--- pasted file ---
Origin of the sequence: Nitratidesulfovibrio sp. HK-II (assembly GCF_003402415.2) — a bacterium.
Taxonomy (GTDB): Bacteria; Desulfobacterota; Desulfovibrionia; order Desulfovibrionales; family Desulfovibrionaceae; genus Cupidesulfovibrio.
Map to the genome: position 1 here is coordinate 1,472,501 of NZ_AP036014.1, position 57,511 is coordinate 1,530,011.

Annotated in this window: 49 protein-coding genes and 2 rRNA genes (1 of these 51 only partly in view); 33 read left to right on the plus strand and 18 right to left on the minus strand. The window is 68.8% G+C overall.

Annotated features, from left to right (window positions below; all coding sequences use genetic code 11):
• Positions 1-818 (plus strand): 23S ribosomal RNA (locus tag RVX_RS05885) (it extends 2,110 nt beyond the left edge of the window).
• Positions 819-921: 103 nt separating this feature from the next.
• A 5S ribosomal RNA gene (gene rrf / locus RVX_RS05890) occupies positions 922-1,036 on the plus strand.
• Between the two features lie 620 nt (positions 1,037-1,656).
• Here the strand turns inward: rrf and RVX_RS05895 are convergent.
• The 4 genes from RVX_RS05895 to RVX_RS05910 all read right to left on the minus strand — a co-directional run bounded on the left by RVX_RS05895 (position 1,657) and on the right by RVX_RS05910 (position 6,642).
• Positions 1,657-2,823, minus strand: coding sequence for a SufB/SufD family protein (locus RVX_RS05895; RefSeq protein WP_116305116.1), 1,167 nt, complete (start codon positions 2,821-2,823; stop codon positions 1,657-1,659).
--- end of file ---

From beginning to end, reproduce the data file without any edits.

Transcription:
Origin of the sequence: Nitratidesulfovibrio sp. HK-II (assembly GCF_003402415.2) — a bacterium.
Taxonomy (GTDB): Bacteria; Desulfobacterota; Desulfovibrionia; order Desulfovibrionales; family Desulfovibrionaceae; genus Cupidesulfovibrio.
Map to the genome: position 1 here is coordinate 1,472,501 of NZ_AP036014.1, position 57,511 is coordinate 1,530,011.

Annotated in this window: 49 protein-coding genes and 2 rRNA genes (1 of these 51 only partly in view); 33 read left to right on the plus strand and 18 right to left on the minus strand. The window is 68.8% G+C overall.

Annotated features, from left to right (window positions below; all coding sequences use genetic code 11):
• Positions 1-818 (plus strand): 23S ribosomal RNA (locus tag RVX_RS05885) (it extends 2,110 nt beyond the left edge of the window).
• Positions 819-921: 103 nt separating this feature from the next.
• A 5S ribosomal RNA gene (gene rrf / locus RVX_RS05890) occupies positions 922-1,036 on the plus strand.
• Between the two features lie 620 nt (positions 1,037-1,656).
• Here the strand turns inward: rrf and RVX_RS05895 are convergent.
• The 4 genes from RVX_RS05895 to RVX_RS05910 all read right to left on the minus strand — a co-directional run bounded on the left by RVX_RS05895 (position 1,657) and on the right by RVX_RS05910 (position 6,642).
• Positions 1,657-2,823, minus strand: coding sequence for a SufB/SufD family protein (locus RVX_RS05895; RefSeq protein WP_116305116.1), 1,167 nt, complete (start codon positions 2,821-2,823; stop codon positions 1,657-1,659).